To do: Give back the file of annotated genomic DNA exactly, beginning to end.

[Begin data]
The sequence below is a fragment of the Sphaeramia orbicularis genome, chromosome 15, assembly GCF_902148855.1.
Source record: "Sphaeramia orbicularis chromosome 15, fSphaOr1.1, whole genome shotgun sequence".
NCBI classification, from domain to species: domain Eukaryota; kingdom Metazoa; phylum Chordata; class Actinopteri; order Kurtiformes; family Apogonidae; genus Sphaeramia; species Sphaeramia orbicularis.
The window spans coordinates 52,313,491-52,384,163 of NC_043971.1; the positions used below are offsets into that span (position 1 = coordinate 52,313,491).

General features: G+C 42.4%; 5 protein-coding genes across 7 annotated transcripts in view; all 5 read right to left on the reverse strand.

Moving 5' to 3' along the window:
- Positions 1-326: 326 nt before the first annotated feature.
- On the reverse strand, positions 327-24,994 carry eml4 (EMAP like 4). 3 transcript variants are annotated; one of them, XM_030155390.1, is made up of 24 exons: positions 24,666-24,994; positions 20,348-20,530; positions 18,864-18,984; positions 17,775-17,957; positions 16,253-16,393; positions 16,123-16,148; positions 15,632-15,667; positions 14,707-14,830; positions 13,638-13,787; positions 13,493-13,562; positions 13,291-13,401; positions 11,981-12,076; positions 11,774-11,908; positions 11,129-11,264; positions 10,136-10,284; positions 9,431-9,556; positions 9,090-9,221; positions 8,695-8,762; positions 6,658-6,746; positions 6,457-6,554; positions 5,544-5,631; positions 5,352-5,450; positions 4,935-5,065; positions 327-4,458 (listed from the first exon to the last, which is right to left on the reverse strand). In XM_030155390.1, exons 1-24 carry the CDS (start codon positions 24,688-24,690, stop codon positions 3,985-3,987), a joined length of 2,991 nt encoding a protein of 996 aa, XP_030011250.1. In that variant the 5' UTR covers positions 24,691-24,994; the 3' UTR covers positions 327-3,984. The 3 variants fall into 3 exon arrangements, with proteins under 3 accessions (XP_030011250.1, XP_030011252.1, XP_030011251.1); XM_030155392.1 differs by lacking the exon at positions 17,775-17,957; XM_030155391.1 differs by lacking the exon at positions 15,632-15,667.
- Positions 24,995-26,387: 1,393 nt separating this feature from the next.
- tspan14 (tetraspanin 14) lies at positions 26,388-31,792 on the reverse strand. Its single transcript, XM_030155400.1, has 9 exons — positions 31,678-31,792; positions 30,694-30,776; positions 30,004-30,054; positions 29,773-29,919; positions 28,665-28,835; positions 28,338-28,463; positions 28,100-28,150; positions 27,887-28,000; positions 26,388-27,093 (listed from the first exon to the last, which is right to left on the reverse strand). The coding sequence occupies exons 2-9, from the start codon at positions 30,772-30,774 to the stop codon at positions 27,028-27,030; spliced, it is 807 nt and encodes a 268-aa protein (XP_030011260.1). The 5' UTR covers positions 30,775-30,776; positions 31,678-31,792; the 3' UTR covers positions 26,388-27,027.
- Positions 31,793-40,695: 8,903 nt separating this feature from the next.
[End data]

The sequence below is a fragment of the Sphaeramia orbicularis genome, chromosome 15, assembly GCF_902148855.1.
Source record: "Sphaeramia orbicularis chromosome 15, fSphaOr1.1, whole genome shotgun sequence".
NCBI classification, from domain to species: domain Eukaryota; kingdom Metazoa; phylum Chordata; class Actinopteri; order Kurtiformes; family Apogonidae; genus Sphaeramia; species Sphaeramia orbicularis.
The window spans coordinates 52,313,491-52,384,163 of NC_043971.1; the positions used below are offsets into that span (position 1 = coordinate 52,313,491).

General features: G+C 42.4%; 5 protein-coding genes across 7 annotated transcripts in view; all 5 read right to left on the reverse strand.

Moving 5' to 3' along the window:
- Positions 1-326: 326 nt before the first annotated feature.
- On the reverse strand, positions 327-24,994 carry eml4 (EMAP like 4). 3 transcript variants are annotated; one of them, XM_030155390.1, is made up of 24 exons: positions 24,666-24,994; positions 20,348-20,530; positions 18,864-18,984; positions 17,775-17,957; positions 16,253-16,393; positions 16,123-16,148; positions 15,632-15,667; positions 14,707-14,830; positions 13,638-13,787; positions 13,493-13,562; positions 13,291-13,401; positions 11,981-12,076; positions 11,774-11,908; positions 11,129-11,264; positions 10,136-10,284; positions 9,431-9,556; positions 9,090-9,221; positions 8,695-8,762; positions 6,658-6,746; positions 6,457-6,554; positions 5,544-5,631; positions 5,352-5,450; positions 4,935-5,065; positions 327-4,458 (listed from the first exon to the last, which is right to left on the reverse strand). In XM_030155390.1, exons 1-24 carry the CDS (start codon positions 24,688-24,690, stop codon positions 3,985-3,987), a joined length of 2,991 nt encoding a protein of 996 aa, XP_030011250.1. In that variant the 5' UTR covers positions 24,691-24,994; the 3' UTR covers positions 327-3,984. The 3 variants fall into 3 exon arrangements, with proteins under 3 accessions (XP_030011250.1, XP_030011252.1, XP_030011251.1); XM_030155392.1 differs by lacking the exon at positions 17,775-17,957; XM_030155391.1 differs by lacking the exon at positions 15,632-15,667.
- Positions 24,995-26,387: 1,393 nt separating this feature from the next.
- tspan14 (tetraspanin 14) lies at positions 26,388-31,792 on the reverse strand. Its single transcript, XM_030155400.1, has 9 exons — positions 31,678-31,792; positions 30,694-30,776; positions 30,004-30,054; positions 29,773-29,919; positions 28,665-28,835; positions 28,338-28,463; positions 28,100-28,150; positions 27,887-28,000; positions 26,388-27,093 (listed from the first exon to the last, which is right to left on the reverse strand). The coding sequence occupies exons 2-9, from the start codon at positions 30,772-30,774 to the stop codon at positions 27,028-27,030; spliced, it is 807 nt and encodes a 268-aa protein (XP_030011260.1). The 5' UTR covers positions 30,775-30,776; positions 31,678-31,792; the 3' UTR covers positions 26,388-27,027.
- Positions 31,793-40,695: 8,903 nt separating this feature from the next.